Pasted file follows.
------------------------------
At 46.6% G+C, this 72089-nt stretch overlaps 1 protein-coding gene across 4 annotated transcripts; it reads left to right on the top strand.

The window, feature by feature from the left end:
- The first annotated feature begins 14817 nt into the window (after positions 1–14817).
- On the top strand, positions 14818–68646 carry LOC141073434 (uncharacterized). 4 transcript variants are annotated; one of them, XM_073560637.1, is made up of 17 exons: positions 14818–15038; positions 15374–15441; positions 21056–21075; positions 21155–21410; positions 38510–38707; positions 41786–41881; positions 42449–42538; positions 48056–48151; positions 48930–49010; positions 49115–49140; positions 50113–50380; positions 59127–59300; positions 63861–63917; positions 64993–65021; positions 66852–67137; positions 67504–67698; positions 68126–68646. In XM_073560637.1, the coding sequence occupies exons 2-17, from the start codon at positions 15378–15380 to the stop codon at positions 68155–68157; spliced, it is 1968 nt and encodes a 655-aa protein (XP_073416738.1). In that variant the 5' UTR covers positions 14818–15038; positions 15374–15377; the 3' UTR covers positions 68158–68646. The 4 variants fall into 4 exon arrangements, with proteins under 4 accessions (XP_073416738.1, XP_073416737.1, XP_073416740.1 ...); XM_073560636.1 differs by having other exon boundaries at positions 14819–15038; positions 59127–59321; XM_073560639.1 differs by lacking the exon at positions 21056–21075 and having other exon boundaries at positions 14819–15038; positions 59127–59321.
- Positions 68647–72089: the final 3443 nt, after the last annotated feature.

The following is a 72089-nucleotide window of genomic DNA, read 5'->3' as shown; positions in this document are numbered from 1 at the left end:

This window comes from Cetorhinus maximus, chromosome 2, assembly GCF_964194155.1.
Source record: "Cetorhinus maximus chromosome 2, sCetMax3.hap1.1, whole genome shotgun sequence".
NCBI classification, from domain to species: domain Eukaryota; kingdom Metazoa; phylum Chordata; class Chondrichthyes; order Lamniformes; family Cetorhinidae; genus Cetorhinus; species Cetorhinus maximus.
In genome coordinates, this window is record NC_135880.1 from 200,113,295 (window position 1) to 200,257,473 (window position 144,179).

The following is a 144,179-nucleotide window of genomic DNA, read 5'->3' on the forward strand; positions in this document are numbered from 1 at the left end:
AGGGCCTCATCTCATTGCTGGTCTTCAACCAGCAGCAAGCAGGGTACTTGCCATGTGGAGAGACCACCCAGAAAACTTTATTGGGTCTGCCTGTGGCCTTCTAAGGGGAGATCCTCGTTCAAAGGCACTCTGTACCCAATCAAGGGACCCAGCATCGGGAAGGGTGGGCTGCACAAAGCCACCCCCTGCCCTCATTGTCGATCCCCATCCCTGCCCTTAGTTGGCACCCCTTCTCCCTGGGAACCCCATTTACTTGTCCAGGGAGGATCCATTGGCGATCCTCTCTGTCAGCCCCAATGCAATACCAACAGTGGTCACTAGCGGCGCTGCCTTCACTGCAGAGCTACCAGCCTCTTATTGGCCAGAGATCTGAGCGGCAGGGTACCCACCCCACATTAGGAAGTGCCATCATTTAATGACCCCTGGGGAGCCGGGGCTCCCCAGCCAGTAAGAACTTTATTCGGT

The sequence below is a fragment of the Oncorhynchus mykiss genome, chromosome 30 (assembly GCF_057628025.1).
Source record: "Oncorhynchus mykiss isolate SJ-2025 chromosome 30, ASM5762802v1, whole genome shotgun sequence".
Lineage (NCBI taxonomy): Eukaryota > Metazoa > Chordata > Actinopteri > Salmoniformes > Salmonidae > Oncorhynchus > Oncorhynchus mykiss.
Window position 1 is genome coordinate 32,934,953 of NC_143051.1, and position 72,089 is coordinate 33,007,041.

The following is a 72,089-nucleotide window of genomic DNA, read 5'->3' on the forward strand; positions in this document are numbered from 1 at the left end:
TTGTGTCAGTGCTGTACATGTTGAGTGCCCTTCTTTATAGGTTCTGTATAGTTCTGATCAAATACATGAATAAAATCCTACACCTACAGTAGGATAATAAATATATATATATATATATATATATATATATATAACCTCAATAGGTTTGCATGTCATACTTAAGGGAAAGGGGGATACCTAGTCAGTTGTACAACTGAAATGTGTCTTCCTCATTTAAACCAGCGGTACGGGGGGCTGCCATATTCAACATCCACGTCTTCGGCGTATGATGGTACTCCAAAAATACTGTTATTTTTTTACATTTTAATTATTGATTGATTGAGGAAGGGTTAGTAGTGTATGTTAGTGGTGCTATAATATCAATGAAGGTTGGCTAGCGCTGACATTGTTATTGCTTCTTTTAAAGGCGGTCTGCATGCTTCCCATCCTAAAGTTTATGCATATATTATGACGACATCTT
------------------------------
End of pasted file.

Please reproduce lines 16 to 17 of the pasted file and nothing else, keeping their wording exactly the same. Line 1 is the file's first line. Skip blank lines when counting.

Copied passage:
Window position 1 is genome coordinate 32,934,953 of NC_143051.1, and position 72,089 is coordinate 33,007,041.

The following is a 72,089-nucleotide window of genomic DNA, read 5'->3' on the forward strand; positions in this document are numbered from 1 at the left end: